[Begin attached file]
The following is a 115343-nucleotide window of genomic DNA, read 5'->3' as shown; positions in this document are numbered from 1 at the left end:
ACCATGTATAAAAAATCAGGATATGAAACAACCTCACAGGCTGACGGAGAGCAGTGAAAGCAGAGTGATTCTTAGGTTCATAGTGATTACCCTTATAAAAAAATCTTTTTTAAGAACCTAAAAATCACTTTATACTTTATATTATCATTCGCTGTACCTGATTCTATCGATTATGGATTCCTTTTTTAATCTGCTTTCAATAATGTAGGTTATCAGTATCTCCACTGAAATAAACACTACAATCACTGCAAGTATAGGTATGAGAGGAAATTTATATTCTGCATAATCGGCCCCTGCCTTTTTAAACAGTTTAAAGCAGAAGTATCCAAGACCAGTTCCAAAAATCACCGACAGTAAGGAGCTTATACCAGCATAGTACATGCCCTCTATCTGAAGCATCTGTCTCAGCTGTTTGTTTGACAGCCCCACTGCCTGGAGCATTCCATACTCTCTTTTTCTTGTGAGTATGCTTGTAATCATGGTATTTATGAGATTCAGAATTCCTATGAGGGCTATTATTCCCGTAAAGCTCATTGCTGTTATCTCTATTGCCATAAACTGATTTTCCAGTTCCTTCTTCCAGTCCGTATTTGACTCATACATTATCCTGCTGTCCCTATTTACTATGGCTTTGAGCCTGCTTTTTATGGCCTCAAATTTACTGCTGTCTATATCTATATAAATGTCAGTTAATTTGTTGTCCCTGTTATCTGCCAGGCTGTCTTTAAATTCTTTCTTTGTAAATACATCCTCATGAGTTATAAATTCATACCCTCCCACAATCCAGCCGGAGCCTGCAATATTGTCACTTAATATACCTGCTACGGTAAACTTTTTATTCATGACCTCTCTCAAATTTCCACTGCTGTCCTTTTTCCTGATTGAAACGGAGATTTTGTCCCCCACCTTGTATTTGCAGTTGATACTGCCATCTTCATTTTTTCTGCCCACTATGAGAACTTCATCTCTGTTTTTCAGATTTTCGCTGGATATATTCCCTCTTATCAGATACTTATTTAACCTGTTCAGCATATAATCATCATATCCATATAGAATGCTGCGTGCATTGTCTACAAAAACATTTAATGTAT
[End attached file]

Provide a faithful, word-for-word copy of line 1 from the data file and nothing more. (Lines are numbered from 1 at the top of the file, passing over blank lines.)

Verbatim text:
The following is a 115343-nucleotide window of genomic DNA, read 5'->3' as shown; positions in this document are numbered from 1 at the left end: